Archaeology

In recent years the curriculum of the annual Fr. James MacDyer Archaeology School, now in existence for over 30 years, focuses on attracting the new participants as well as those students who wish to return to study in greater depth. National Geographic recently named Gleann Cholm Cille as one of the Top 10 Historic Sites on the island of Ireland.

Gleann Cholm Cille (The Valley of St Columba) and the nearby valleys in southwest Donegal contain some of the most interesting prehistoric and early historic structures in Ireland (some would argue, in Europe). Monuments from the early Neolithic (c. 4000BC) onwards are dotted across this beautiful and informative landscape; among them the huge dolmens at Malinmore and the great court-tombs at Clochán Mór and Farranmacbride. The previous name of the valley – Senglenn ('the old glen') – was very apt.

But in medieval times (roughly AD500-1600) that name was changed to honour one of Ireland's best-loved saints: Colmcille (in Irish) or Columba (in Latin). Legends and folkore claim that the saint (c. AD520-593) came to the valley and founded a church there. An important legacy from that Christianisation is the surviving cluster of stone cross-slabs (some probably dating to around AD800) and other early ecclesiastical features around the valley. Another legacy is the famous turas ('pilgrimage') made around those sites; primarily on 9 June, the day the saint died – his feast-day.

This Summer School, based in such an appropriate location, is aimed at adults with an interest in the archaeology and ancient history of Ireland. No previous knowledge is required; merely a curiosity and a willingness to participate in outdoor sessions, studying the evidence of the monuments in their context. Apart from the local monuments, the course will provide an introduction to the archaeology of Ireland in general.

The sites to be visited raise a number of sub-themes which will be pursued also in the discussions and lectures: (i) how the visible landscape is a 'text' to be read; (ii) the process of 'conversion' by which pagan Celtic Ireland became a vibrant Christian culture; (iii) the ethical and practical problems associated with the conservation and 'restoring' of ancient monuments or leaving them as 'ruins'; and (iv) the degree to which the archaeology of the ancient world contributes evidence to the current debate on climate change.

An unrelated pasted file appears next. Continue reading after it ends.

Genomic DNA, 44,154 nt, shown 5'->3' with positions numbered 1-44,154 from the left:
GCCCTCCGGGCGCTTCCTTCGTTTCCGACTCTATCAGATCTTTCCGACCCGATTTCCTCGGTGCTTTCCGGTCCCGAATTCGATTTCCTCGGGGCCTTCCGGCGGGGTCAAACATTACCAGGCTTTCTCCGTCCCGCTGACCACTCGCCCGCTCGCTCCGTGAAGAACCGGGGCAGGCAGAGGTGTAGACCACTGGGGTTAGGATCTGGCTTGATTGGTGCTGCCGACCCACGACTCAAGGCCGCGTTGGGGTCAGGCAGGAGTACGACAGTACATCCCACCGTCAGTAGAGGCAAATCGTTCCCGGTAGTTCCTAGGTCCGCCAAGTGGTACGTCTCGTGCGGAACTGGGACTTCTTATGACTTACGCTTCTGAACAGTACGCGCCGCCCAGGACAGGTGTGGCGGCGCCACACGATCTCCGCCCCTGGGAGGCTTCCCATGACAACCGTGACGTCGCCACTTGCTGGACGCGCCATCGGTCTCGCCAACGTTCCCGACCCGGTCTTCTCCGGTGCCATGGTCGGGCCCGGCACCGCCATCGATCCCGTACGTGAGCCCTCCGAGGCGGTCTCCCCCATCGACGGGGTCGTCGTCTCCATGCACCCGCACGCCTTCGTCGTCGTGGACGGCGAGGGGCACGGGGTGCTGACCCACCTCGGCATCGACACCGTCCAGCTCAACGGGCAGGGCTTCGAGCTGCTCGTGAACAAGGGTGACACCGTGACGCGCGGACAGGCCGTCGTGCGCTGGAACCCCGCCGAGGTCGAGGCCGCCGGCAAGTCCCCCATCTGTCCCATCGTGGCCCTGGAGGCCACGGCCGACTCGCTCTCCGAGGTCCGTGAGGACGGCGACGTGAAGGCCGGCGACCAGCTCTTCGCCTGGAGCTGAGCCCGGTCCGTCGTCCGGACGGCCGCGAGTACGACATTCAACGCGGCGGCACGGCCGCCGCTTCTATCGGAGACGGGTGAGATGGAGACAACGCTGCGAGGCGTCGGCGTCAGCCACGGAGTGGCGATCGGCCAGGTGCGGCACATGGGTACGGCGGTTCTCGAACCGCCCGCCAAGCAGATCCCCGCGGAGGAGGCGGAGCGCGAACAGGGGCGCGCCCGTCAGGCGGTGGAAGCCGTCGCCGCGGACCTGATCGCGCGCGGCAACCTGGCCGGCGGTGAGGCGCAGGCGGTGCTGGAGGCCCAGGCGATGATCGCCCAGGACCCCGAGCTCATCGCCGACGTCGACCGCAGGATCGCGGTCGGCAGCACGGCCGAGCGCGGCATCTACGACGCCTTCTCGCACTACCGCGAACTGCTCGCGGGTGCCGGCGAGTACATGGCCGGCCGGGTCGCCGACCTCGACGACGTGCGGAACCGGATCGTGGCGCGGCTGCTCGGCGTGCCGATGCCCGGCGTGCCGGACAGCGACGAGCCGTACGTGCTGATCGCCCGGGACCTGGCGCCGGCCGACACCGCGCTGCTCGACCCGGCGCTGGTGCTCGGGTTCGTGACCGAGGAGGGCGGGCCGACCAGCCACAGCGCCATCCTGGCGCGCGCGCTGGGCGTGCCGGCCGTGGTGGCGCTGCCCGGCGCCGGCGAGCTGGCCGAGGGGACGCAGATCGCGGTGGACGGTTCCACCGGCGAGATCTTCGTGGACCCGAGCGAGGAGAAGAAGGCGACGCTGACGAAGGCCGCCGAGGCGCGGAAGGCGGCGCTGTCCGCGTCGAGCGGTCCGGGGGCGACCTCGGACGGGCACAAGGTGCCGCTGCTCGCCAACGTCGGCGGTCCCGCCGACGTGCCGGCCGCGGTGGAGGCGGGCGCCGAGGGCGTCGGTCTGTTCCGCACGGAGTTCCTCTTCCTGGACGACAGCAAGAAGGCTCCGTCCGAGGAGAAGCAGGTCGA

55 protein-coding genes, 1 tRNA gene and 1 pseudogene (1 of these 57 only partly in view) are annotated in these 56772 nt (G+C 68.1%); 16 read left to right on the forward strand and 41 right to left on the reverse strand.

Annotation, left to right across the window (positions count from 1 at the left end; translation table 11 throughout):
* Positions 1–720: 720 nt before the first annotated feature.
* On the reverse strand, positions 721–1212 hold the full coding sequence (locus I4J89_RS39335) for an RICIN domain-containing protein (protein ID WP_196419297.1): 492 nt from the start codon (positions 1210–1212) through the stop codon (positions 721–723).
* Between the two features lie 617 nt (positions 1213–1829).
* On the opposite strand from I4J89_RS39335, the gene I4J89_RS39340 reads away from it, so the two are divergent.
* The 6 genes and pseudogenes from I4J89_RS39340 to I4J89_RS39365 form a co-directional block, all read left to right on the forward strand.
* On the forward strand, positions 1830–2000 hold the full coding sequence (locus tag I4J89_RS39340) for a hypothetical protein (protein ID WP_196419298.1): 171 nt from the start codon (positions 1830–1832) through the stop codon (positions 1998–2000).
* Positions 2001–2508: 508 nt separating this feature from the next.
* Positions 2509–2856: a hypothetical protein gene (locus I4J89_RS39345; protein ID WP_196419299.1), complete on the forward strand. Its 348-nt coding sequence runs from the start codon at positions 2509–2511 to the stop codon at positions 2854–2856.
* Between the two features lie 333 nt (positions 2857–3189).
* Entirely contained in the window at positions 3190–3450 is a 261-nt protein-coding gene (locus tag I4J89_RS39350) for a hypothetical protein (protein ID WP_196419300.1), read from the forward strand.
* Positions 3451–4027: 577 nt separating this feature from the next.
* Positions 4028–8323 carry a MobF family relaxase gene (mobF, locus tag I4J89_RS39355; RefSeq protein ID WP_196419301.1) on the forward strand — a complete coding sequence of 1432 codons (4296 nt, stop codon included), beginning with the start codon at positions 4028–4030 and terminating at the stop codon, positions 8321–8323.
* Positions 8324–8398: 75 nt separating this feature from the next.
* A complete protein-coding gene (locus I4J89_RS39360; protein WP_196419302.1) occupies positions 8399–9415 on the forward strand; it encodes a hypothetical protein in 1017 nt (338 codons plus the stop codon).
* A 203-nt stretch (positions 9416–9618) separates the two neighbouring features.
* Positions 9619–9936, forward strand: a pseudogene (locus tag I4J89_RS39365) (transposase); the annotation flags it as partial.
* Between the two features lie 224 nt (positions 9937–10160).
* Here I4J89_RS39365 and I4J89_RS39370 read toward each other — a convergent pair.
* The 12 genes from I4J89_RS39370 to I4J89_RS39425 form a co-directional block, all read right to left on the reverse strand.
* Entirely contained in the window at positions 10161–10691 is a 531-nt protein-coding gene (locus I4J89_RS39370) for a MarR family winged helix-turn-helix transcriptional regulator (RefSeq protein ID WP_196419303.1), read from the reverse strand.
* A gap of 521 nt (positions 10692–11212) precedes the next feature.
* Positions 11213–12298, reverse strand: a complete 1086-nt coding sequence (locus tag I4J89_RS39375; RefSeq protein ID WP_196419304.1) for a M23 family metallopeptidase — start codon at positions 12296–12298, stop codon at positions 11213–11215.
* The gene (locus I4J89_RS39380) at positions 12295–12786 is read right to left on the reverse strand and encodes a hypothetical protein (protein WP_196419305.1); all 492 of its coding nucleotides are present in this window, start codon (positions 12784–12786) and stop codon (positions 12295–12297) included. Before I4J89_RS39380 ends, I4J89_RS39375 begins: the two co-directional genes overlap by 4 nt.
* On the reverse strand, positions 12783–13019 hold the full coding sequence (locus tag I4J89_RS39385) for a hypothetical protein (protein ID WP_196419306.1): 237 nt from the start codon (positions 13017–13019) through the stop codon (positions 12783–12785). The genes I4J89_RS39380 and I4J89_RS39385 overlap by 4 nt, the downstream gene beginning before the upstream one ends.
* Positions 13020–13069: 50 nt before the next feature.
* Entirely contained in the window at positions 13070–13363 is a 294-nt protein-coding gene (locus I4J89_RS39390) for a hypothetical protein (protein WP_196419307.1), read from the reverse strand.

Day-time classes are held at the monuments, except for one day when there'll be visits to sites outside the glen. There'll also be various evening activities – especially a number of background lectures – and, of course, time to enjoy the other attractions for which the glen is famous.

Please note: Participants are advised to have proper rain-gear and strong walking boots.

Archaeology Summer School 2021 — Draft Programme

Although there is no absolute certainty it is now understood from recent research that Colm Cille, the patron saint of Gleann Cholm Cille, was born on 7 December 520. Colm Cille was a hugely important figure in many aspects of the early culture of Ireland, Scotland and, to a lesser extent, the north of England. To mark the anniversary year falling from 7 December 2020 to 7 December 2021, the 2021 Archaeology Summer School will focus mainly on the early Christian period and the history, lore and literature of the saint.

The programme below is still being finalised and there may be some changes arising, for example, from weather and access conditions.

SaturdayIntroduction

SundayShort introductory walk — 'reading the landscape'
Lecture: 'The arrival of Christianity in Donegal'

MondayTuras Cholm Cille (10:00-17:00)
A day-long guided walk around the traditional pilgrimage route in Gleann Cholm Cille.

TuesdayEarly Christian sites and monuments in Carrick, Teelin and Kilcar (10:00-15:00)
Lecture: 'St Colm Cille: his life and legacy' (19:30-21:00)

WednesdayDay-long tour to sites outside the valley (10:00-18:00)
Visiting sites connected with the birth and early life of St Colum Cille

ThursdaySite visits (10:00-16:00)
Early-Christian sites at Bavan, Bruckless and Killaghtee
Guest lecture (19:30-21:00)

FridaySite visits (10:00-15:00)
Before Christianity — tour to prehistoric/pre-Christian sites in the vicinity of Gleann Cholm Cille
Debriefing session — 'What did we learn this week?'

Summer School Director

The 2019 Summer School will be directed by Dr Brian Lacey who has been researching the archaeology and early history of Counties Donegal and Derry for 40 years. A former university lecturer and museum director in Derry, he oversaw the archaeological survey of Donegal (1979-83). His particular specialism is the lore of St Colmcille. He has published 14 books and many research papers.

Background to the Summer School

The Gleann Cholm Cille archaeology summer school was established in 1973 by Fr James McDyer with Prof. Michael Herity, University College Dublin, acting as director. Fr McDyer extolled the abundance of archaeological riches in Donegal thus: ‘Rarely has the uncouth hand been raised to deface the monuments here. Never has the march of progress been allowed to brush them irreverently aside’. Prof. Herity served as director until 2015. He sadly passed away on 22 January 2016. ‘Suaimhneas síoraí ar a anam’.